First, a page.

The people in Iranian plateau are known for their skills in cutting and engraving glass. Archeologists have discovered an ancient glassmaking center at Chogha-Zanbil in southwest Iran. Elamites could make translucent tubes out of glass paste in 1250 BC. These tubes were arranged in window frames near the ziggurat of Chogha-Zanbil.
However, there is not sufficient information about its historical evolution in Iran. Some glass objects like light green beads and bracelets bearing patterns in contrasted colors have been found in very old graves of Lorestan province.
Certain techniques of glass-making are reflected in works belonging to 5th century BC. According to archeological findings in Persepolis, at around the same time, under the Achaemenians, vessels used engraving techniques.
Before the 2nd century BC, glass making had flourished along the eastern Mediterranean from the Phoenician coasts to Crete Island.
Since the 2nd half of the first century BC, the very center of this industry moved westward to Italy and the regions beyond it. As a result of war between Parthians and Romans in 92 BC, the industry entered western Iran.
New techniques together with inherited Achaemenian traditions showed a substantial trend in glassmaking.
During Sassanian Period
The most interesting objects among Sassanian glassworks found from northwest to southwest Iran are the ones decorated by cutting wheels. With deeper cuts in comparison to Roman glassworks, Sassanian glass objects were more attractive and well known.
Within the Sassanian Empire, there were centers of glass making like southern Mesopotamia, Ctesiphon, Gilan province, western Alborz, Susa and Rey. Embossed patterns and kiln-decorated glassworks attracted a great deal of attention under Sassanians.
Many of the glass vessels made in various regions from Europe to Japan between 3rd and 7th centuries AD followed the Sassanian traditions. Of course, Roman traditions were used by Iranians, but on pure Iranian forms.
During Middle Ages
In the early post-Islam period, no sudden change is evident in Iranian glassworks. At times, functional works were made of green, impure glass. Gradually, forms evolved and varied until the Seljuk Era when some common production processes were totally abandoned.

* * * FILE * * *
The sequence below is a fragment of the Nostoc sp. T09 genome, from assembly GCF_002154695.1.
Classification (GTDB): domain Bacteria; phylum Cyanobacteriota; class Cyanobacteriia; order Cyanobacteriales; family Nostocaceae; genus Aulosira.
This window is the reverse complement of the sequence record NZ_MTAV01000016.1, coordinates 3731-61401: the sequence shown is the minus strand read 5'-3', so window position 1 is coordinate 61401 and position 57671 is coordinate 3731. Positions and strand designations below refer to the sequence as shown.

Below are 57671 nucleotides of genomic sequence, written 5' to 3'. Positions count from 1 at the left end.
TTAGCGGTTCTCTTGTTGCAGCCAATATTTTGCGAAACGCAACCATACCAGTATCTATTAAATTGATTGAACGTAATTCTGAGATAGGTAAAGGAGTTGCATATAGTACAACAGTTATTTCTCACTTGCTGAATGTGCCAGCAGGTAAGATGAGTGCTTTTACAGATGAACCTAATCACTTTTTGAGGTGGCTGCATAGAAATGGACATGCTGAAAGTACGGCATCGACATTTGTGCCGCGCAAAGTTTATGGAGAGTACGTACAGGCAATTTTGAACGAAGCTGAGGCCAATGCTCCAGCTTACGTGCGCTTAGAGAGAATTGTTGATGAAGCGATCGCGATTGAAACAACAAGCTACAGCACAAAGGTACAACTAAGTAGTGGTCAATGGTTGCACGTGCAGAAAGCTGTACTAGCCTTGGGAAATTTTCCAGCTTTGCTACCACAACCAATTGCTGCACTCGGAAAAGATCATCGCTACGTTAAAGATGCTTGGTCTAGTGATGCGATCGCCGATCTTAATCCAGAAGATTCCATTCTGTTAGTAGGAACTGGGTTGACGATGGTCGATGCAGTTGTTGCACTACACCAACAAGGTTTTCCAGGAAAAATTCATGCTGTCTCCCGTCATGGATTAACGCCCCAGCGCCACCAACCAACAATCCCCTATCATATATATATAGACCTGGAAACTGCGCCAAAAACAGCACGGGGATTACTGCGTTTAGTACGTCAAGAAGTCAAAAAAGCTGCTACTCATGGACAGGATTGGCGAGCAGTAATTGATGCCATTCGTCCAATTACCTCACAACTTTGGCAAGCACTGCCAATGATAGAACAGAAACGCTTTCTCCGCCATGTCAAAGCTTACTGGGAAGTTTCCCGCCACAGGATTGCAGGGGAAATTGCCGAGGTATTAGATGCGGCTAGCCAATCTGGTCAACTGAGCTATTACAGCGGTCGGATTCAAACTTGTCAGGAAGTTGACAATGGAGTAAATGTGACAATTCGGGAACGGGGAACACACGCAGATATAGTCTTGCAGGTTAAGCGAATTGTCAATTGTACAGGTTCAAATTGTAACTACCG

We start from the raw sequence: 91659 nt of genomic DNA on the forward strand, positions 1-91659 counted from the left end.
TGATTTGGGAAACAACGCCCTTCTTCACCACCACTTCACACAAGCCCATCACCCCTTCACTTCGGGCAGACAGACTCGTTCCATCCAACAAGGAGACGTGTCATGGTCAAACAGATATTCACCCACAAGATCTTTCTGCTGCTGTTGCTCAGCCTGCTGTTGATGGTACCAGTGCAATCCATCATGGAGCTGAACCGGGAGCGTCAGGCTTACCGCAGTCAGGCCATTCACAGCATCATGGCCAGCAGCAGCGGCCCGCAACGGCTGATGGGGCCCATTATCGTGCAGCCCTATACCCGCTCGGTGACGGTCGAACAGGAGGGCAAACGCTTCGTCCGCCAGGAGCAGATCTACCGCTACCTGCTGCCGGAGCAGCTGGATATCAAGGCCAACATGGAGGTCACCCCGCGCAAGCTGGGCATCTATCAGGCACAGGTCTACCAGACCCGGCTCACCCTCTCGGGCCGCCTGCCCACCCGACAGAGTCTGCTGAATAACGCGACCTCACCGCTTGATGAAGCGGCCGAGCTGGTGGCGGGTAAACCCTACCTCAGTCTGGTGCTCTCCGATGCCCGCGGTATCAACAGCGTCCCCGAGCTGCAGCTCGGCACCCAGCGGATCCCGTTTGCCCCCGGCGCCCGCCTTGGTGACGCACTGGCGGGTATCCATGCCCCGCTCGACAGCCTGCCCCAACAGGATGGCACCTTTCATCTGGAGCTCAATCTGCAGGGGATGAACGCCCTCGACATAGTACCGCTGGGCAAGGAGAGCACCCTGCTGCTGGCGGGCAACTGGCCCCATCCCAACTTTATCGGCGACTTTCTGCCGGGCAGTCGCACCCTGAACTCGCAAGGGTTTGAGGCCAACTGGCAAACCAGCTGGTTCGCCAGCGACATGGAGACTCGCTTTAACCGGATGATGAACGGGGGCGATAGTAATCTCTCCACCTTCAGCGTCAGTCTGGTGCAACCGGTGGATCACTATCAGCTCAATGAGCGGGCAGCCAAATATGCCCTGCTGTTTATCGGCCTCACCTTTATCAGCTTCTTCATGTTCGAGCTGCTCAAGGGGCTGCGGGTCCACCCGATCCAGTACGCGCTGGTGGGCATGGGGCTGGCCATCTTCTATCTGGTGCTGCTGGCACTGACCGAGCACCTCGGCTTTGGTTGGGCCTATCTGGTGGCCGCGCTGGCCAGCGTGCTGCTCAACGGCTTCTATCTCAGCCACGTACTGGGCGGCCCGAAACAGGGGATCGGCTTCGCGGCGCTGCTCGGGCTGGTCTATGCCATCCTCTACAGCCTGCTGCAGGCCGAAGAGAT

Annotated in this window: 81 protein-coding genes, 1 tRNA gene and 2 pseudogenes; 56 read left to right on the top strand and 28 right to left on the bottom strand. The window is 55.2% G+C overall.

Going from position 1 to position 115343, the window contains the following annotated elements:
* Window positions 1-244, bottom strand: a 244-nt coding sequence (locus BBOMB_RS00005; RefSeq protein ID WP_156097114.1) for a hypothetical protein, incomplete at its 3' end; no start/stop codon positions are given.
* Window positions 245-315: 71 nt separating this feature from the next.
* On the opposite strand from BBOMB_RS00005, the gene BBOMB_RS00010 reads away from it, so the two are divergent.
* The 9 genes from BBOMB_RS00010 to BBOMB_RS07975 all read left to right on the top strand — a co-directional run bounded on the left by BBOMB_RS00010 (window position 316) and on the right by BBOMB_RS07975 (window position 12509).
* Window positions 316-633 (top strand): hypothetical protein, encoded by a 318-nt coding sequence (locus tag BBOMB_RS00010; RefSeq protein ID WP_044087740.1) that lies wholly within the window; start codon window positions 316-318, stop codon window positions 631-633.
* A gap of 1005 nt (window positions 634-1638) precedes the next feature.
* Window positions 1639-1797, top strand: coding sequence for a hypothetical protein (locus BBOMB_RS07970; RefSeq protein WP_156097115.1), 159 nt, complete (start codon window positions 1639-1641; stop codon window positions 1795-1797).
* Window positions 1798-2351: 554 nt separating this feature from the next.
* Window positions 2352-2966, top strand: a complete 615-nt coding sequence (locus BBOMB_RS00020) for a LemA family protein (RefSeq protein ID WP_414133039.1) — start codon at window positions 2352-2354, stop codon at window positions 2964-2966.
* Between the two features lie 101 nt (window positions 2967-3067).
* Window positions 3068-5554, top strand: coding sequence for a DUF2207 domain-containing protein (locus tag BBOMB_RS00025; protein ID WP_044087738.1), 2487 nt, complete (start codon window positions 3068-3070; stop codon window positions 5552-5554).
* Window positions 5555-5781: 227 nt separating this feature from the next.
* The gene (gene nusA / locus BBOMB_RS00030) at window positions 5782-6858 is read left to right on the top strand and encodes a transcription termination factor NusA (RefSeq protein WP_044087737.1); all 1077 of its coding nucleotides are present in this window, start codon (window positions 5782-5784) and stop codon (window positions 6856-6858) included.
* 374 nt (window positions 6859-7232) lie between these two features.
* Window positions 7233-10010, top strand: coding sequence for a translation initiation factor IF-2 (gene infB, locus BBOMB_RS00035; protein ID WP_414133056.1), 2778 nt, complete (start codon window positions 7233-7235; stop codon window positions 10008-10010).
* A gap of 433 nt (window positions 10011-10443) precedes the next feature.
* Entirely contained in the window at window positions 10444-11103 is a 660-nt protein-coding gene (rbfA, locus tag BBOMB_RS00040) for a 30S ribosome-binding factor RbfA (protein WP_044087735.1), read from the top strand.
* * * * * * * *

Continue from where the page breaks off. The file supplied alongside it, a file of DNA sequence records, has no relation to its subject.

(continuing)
Blowing in the mold became the dominant technique to produce most glassworks. There were three simple methods used in glass making, of which engraving by wheel was the most important one implemented from an artistic viewpoint.
In the early Abbasid Era, engraved glassworks were created by three technical methods: Engraving to shape embossed patterns, direct cutting on embossed patterns and a combination of the two methods.
Decorative items were designed in oval patterns and embossed knobs mostly on decanters, ewers and perfume holders. At times, silver mixtures were also used to stain yellow color on glassworks in Egypt, Damascus and Iran.
During the Seljuk and Mongol invasions of Iran, glassworks did not go through a flourishing process. In the history of glass making, gilded and enameled glassworks were created in some centers of Syria.
During Safavid and Later Periods
Syrian artists and artisans had to emigrate to Samarqand as a result of Timurid invasion. The general decline in the 15th-century’s glass-making industry paved theway for European glassware to penetrate Syria and other markets along the eastern Mediterranean.
During that period, it seemed that Armenians imported European glassware to Tabriz and then sent to other towns and cities inside Iran. Instead, various kinds of silk cloths were exported to Europe via the same route from Iran.
Iran, then, was a good customer for European, especially Venice made, mirrors and vases used as the base of water pipes. Shiraz was the center of good quality glassware in Iran. In the workshops of Shiraz, various kinds of bottles, glasses, gooseneck sprinklers, etc. were made. They were often transparent and colorless.
Shiraz and later Qom became the centers of glass making in Iran until 20th century and focused on making bottles. They were the only glass items traded during this period. At present, Iran’s glass-making industry meets a large part of the domestic requirements for different types of glass.
History of Kilim